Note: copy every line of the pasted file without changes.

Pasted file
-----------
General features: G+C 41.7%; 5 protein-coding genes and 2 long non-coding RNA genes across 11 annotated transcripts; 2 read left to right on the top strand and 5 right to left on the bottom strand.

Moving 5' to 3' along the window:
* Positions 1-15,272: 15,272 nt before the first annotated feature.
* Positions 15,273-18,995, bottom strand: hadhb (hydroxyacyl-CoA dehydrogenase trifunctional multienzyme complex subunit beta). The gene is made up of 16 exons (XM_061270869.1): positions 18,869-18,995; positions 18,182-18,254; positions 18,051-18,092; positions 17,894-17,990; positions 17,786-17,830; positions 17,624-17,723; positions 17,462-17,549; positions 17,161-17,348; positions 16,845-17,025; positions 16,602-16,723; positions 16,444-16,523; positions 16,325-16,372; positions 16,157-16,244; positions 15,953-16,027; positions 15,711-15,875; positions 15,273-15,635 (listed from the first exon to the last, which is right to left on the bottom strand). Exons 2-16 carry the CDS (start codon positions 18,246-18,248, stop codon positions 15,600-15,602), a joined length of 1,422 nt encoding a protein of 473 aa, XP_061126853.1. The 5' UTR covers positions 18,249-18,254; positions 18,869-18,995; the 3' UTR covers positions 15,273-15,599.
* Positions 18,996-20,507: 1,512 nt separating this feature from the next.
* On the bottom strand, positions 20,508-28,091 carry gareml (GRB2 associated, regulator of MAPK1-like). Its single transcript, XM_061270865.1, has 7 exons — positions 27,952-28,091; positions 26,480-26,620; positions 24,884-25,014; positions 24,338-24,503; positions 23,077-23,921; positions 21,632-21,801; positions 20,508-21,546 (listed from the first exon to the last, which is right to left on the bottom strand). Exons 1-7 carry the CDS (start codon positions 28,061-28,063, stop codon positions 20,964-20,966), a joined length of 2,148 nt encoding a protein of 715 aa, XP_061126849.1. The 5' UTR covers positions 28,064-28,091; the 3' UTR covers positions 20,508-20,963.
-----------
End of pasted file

General features: G+C 41.7%; 5 protein-coding genes and 2 long non-coding RNA genes across 11 annotated transcripts; 2 read left to right on the top strand and 5 right to left on the bottom strand.

Moving 5' to 3' along the window:
* Positions 1-15,272: 15,272 nt before the first annotated feature.
* Positions 15,273-18,995, bottom strand: hadhb (hydroxyacyl-CoA dehydrogenase trifunctional multienzyme complex subunit beta). The gene is made up of 16 exons (XM_061270869.1): positions 18,869-18,995; positions 18,182-18,254; positions 18,051-18,092; positions 17,894-17,990; positions 17,786-17,830; positions 17,624-17,723; positions 17,462-17,549; positions 17,161-17,348; positions 16,845-17,025; positions 16,602-16,723; positions 16,444-16,523; positions 16,325-16,372; positions 16,157-16,244; positions 15,953-16,027; positions 15,711-15,875; positions 15,273-15,635 (listed from the first exon to the last, which is right to left on the bottom strand). Exons 2-16 carry the CDS (start codon positions 18,246-18,248, stop codon positions 15,600-15,602), a joined length of 1,422 nt encoding a protein of 473 aa, XP_061126853.1. The 5' UTR covers positions 18,249-18,254; positions 18,869-18,995; the 3' UTR covers positions 15,273-15,599.
* Positions 18,996-20,507: 1,512 nt separating this feature from the next.
* On the bottom strand, positions 20,508-28,091 carry gareml (GRB2 associated, regulator of MAPK1-like). Its single transcript, XM_061270865.1, has 7 exons — positions 27,952-28,091; positions 26,480-26,620; positions 24,884-25,014; positions 24,338-24,503; positions 23,077-23,921; positions 21,632-21,801; positions 20,508-21,546 (listed from the first exon to the last, which is right to left on the bottom strand). Exons 1-7 carry the CDS (start codon positions 28,061-28,063, stop codon positions 20,964-20,966), a joined length of 2,148 nt encoding a protein of 715 aa, XP_061126849.1. The 5' UTR covers positions 28,064-28,091; the 3' UTR covers positions 20,508-20,963.